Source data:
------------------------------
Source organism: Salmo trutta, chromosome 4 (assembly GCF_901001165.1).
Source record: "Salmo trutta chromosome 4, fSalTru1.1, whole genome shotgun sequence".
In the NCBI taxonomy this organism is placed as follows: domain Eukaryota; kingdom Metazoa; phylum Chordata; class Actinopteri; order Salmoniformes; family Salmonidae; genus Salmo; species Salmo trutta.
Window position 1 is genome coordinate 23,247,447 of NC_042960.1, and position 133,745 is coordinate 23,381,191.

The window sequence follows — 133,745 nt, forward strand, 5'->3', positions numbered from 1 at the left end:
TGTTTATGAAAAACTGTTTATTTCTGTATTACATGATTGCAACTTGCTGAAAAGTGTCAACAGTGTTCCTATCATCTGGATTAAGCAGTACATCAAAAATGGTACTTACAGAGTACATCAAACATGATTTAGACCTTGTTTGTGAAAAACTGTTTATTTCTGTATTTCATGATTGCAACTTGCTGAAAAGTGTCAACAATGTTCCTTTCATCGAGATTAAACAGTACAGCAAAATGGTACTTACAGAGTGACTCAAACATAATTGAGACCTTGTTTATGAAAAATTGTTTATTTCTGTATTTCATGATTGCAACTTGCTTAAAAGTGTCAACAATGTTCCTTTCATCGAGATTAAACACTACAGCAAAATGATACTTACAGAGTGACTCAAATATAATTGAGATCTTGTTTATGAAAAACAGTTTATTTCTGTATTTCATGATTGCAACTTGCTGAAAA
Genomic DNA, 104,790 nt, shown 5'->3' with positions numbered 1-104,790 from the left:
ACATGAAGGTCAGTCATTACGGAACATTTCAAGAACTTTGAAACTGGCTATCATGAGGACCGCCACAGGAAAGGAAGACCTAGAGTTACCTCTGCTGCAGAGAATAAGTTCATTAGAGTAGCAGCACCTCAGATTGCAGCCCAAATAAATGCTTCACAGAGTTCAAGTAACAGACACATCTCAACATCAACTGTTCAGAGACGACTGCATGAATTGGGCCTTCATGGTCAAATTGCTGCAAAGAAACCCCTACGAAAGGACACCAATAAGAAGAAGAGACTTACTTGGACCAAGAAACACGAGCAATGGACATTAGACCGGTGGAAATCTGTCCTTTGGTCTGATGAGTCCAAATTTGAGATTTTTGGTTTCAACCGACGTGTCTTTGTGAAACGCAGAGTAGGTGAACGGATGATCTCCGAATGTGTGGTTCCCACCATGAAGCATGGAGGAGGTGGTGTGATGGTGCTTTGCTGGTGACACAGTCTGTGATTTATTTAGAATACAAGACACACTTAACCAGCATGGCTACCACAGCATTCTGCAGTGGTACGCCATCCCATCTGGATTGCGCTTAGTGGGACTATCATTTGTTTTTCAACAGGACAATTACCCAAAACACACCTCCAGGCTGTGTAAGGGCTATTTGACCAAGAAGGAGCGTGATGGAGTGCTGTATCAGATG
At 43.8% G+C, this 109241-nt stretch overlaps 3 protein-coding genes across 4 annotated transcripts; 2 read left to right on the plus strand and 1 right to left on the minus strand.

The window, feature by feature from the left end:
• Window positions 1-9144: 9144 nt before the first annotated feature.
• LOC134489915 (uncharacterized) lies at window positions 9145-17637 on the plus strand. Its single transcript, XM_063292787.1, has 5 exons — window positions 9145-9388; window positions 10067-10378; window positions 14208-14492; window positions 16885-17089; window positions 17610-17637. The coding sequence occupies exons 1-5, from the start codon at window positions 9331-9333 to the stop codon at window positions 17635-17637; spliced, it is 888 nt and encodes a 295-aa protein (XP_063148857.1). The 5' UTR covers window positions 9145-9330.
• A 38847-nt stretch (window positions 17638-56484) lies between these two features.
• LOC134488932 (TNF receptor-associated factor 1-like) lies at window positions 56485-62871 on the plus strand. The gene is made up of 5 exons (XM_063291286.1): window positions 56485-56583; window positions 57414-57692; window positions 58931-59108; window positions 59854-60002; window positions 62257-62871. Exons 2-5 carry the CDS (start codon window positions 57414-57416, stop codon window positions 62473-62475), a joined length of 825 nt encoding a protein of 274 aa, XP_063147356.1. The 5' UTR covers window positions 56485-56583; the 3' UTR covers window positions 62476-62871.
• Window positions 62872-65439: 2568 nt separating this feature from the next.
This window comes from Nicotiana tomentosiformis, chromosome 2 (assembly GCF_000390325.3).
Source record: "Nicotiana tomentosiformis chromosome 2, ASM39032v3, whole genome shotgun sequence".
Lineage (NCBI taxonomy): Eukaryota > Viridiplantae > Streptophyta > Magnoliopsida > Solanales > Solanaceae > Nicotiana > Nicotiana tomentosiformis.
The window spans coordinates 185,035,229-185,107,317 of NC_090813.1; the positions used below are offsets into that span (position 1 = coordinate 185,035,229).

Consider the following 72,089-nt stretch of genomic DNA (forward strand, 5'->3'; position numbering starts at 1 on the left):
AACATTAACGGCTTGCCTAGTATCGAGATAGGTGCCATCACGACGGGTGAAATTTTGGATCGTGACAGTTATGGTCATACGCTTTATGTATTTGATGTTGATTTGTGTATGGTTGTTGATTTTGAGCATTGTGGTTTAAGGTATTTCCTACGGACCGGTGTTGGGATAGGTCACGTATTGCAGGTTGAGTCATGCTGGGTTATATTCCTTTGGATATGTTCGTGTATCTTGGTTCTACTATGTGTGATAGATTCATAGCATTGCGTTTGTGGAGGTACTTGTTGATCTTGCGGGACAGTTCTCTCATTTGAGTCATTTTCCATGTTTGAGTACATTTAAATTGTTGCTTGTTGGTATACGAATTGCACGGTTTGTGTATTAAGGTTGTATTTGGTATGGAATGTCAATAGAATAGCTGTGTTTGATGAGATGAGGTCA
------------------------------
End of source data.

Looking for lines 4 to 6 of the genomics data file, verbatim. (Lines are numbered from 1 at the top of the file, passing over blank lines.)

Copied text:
Window position 1 is genome coordinate 23,247,447 of NC_042960.1, and position 133,745 is coordinate 23,381,191.

The window sequence follows — 133,745 nt, forward strand, 5'->3', positions numbered from 1 at the left end:
TGTTTATGAAAAACTGTTTATTTCTGTATTACATGATTGCAACTTGCTGAAAAGTGTCAACAGTGTTCCTATCATCTGGATTAAGCAGTACATCAAAAATGGTACTTACAGAGTACATCAAACATGATTTAGACCTTGTTTGTGAAAAACTGTTTATTTCTGTATTTCATGATTGCAACTTGCTGAAAAGTGTCAACAATGTTCCTTTCATCGAGATTAAACAGTACAGCAAAATGGTACTTACAGAGTGACTCAAACATAATTGAGACCTTGTTTATGAAAAATTGTTTATTTCTGTATTTCATGATTGCAACTTGCTTAAAAGTGTCAACAATGTTCCTTTCATCGAGATTAAACACTACAGCAAAATGATACTTACAGAGTGACTCAAATATAATTGAGATCTTGTTTATGAAAAACAGTTTATTTCTGTATTTCATGATTGCAACTTGCTGAAAA